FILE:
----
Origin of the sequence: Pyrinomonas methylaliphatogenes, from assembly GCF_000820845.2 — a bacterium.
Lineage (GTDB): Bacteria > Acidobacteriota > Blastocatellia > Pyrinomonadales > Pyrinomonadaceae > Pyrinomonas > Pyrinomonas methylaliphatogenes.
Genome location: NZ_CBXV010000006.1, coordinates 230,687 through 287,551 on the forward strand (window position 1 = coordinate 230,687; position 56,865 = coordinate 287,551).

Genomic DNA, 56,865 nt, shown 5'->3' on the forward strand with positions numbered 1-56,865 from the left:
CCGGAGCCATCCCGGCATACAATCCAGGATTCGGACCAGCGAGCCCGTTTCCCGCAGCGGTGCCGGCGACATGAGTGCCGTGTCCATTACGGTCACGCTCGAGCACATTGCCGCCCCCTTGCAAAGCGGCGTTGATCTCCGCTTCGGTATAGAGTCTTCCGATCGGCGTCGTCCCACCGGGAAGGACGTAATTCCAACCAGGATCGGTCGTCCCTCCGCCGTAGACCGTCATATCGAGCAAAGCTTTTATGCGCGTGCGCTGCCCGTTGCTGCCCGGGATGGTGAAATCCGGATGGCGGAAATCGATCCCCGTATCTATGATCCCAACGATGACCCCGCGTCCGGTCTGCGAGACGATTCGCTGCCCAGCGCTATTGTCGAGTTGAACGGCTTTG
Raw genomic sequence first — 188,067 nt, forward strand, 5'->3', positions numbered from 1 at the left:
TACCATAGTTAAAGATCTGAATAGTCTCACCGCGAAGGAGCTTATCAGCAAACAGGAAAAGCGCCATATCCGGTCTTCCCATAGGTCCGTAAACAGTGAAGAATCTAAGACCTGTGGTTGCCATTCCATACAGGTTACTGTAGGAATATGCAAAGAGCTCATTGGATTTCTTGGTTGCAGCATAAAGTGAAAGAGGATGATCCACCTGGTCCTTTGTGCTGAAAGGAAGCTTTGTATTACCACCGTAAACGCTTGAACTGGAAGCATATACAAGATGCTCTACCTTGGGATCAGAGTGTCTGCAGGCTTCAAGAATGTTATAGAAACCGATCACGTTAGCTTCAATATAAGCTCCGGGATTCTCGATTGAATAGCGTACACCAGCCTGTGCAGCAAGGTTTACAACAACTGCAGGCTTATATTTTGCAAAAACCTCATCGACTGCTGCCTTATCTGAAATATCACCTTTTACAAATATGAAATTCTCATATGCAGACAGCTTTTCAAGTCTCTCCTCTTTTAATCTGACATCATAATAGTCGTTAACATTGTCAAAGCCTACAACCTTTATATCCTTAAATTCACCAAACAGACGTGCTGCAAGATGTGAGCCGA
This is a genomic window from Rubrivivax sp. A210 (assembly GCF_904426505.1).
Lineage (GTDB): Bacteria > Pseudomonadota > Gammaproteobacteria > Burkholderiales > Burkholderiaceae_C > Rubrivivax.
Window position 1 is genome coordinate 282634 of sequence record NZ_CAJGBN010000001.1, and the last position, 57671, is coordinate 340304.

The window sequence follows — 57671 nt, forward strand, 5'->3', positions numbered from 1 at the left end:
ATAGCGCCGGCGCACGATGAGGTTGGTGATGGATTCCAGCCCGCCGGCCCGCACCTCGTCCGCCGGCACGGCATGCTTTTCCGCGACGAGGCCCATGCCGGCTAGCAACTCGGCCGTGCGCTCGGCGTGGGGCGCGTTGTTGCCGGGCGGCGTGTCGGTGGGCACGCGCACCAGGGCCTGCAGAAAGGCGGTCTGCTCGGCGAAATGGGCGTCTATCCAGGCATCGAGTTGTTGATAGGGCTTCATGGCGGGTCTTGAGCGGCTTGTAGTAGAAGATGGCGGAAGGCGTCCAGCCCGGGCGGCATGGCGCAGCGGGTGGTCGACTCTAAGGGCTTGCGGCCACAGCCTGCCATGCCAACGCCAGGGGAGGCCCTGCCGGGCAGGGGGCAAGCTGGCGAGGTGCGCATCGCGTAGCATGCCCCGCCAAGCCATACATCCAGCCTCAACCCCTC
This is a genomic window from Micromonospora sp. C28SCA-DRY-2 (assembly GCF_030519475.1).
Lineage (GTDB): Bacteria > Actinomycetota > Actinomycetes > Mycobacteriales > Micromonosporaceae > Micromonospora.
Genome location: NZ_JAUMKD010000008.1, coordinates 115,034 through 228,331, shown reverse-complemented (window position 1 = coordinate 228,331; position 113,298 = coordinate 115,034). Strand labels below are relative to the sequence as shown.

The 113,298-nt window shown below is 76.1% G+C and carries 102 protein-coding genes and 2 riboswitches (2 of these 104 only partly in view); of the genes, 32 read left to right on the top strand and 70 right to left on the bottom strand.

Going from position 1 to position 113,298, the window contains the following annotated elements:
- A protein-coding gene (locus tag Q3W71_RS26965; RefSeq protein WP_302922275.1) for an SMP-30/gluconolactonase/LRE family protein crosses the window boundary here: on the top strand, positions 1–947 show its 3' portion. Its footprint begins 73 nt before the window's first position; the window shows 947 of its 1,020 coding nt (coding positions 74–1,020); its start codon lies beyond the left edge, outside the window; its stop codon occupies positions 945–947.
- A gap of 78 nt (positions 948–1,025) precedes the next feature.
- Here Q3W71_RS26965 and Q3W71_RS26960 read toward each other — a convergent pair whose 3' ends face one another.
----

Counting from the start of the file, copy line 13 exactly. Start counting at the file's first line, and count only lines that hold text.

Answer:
This is a genomic window from Micromonospora sp. C28SCA-DRY-2 (assembly GCF_030519475.1).